Workers’ Party’s MP Sylvia Lim questions the need for NTUC’s involvement in administration of Gov’t SIRS scheme

Workers’ Party’s MP Sylvia Lim questions the need for NTUC’s involvement in administration of Gov’t SIRS scheme

In Parliament on Thursday (4 June), Workers’ Party chairman Sylvia Lim raised some questions on the Government’s decision to have NTUC administer the Self-Employed Person Income Relief Scheme (SIRS) and what that means for government accountability.

SIRS is an auto-inclusion scheme introduced by the Government in the Resilience Budget to support eligible self-employed persons tide through the current economic hardships by providing S$1,000 per month. However, Ms Lim said that while the scheme operates on an auto-inclusion basis, NTUC would be assisting the Government in administering appeals for those who were not included.

She mentioned that she had received equations from the ground about the purpose and fairness of the scheme. She noted a question that MP Dennis Tan asked during the Resilience Budget debate about what the annual value of the property one lives in has got to do with whether the person has suffered serious income disruption as a result of the COVID-19 pandemic.

“To illustrate, I have several residents who are disqualified from SIRS due to this criterion because they are living in their parents’ homes. Others are renting,” said Ms Lim.

She also stated that the SIRS auto-inclusion mechanic doesn’t require a self-employed person to show income loss which has “resulted in full SIRS payments being made to self-employed persons whose incomes are unaffected by COVID19″.

Going further, Ms Lim asserted that NTUC has partially allowed some appeals under SIRS for a reduced payment of S$800 per month instead of the full S$1,000 in some cases, adding that other appeals have been outright rejected.

“Suffice to that these disparate outcomes have caused frustration and feelings of arbitrariness and unfairness,” she remarked.

Ms Lim then asked, “How does NTUC decide? What are the criteria for allowing or rejecting appeals?”

She also questioned the administration of the scheme by NTUC. She asked, “SIRS involved public funds. To be exact, SIRS involves the use of past reserves. Who should be in charge of the scheme?”

Noting that NTUC has been fronting all communications and appeals for the scheme while MOM “is not visible”, Ms Lim further questioned, “From a governance perspective, why was there a need to outsource the administration of SIRS appeals to NTUC in the first place? Was this done due to a lack of manpower or other reasons?”

“Will this set a precedent for the Government to outsource its schemes to external parties to manage? What does this mean for government accountability?”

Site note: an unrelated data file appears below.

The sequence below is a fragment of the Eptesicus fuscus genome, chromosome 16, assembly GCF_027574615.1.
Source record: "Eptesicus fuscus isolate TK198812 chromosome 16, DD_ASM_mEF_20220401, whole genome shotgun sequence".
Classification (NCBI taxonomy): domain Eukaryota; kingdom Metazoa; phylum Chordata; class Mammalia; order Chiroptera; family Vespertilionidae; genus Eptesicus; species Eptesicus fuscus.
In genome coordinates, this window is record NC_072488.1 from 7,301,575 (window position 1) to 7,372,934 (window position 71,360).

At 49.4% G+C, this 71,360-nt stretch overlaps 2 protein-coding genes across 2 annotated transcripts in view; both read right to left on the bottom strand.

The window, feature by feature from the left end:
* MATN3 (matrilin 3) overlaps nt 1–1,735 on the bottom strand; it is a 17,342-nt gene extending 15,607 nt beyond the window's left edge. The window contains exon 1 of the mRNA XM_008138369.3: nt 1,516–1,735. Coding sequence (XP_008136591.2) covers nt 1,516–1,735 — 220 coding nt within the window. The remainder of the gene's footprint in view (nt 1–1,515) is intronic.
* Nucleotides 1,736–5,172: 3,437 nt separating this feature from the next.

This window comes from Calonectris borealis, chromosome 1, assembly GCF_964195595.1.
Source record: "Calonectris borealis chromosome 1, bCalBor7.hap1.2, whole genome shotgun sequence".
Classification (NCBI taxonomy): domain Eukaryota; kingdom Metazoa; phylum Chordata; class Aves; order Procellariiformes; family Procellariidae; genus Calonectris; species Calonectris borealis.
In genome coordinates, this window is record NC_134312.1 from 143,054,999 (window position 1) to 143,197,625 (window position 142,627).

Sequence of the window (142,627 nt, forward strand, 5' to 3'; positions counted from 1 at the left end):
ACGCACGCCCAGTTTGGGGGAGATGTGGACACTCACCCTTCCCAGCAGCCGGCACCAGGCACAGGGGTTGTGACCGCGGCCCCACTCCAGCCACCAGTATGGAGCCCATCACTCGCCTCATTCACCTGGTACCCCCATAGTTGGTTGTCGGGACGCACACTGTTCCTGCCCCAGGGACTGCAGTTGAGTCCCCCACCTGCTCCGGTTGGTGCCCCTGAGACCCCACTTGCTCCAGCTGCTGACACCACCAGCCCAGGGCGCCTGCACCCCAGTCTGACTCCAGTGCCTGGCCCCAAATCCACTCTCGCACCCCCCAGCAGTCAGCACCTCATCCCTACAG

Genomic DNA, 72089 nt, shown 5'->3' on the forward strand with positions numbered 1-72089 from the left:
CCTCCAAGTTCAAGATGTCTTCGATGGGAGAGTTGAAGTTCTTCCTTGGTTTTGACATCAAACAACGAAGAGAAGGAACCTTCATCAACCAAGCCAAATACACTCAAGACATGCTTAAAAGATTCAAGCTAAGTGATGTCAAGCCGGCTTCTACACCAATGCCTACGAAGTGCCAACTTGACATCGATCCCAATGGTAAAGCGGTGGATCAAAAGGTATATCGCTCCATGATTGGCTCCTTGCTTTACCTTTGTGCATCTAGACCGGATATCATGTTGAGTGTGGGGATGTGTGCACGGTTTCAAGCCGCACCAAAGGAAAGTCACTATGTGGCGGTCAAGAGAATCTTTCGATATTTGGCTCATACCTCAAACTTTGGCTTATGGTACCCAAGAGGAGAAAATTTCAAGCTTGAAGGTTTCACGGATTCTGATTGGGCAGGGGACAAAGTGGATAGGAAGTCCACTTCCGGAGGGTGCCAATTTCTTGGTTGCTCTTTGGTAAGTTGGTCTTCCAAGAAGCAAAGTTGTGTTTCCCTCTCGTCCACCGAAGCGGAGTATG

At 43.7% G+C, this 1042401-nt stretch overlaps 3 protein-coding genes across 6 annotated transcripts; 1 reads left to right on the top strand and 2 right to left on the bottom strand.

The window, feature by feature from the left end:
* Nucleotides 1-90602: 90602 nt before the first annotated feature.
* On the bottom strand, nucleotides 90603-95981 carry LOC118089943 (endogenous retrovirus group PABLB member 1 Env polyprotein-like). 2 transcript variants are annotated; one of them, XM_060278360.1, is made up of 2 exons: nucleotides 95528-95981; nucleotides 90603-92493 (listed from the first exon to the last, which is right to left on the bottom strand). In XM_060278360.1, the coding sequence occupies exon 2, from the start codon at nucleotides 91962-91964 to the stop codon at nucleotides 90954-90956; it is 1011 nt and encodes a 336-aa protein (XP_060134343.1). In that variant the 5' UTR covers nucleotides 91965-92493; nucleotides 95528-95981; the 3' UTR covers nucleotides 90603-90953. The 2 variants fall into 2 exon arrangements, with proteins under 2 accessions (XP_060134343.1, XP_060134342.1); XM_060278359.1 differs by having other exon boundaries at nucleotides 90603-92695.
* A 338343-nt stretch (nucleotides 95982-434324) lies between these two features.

In response to Ms Lim’s questions, NTUC secretary-general Ng Chee Meng said that NTUC was asked by the Government to help, adding that organisation agreed because it cares and has the capability to help the Government extend assistance as quickly as possible to those who need it.

Though he conceded that NTUC could do better in certain areas, he stressed that this introspection will be done after more immediate issues have been dealt with.

He noted, “I think in time to come when we can settle the immediate issues that we have to deal with with COVID19 and the transformative things NTUC is embarking on, I will humbly say that yes we will look at areas where we can do better.”

Mr Ng also spoke on tripartism, describing it as a strength, and stressing that while the Government has “put up the S$100 billion budget”, business owners, NTUC, and workers have to collectively play a part as well in this fight against the pandemic.

He remarked, “Tripartism is a strength and we should ride on this strength to execute this strategy that I mentioned well and to the extent possible, remain adaptive and learn lessons along the way.”

Mr Ng went on to say that NTUC has been helping taxi drivers since January and February upon noticing that the income for this group of workers were “dropping like a rock” due to COVID-19 – almost 50 per cent.

“We set up a quick reaction, small group and put up S$77 million to help our drivers cope with the initial hit of COVID19,” he added.

However, despite all that, Mr Ng did not quite address Ms Lim’s question on the criteria NTUC follows for rejecting or allowing SIRS appeals; nor was there an answer as to why the administration of the scheme was outsourced to NTUC at all – whether it was due to a lack of manpower or something else.

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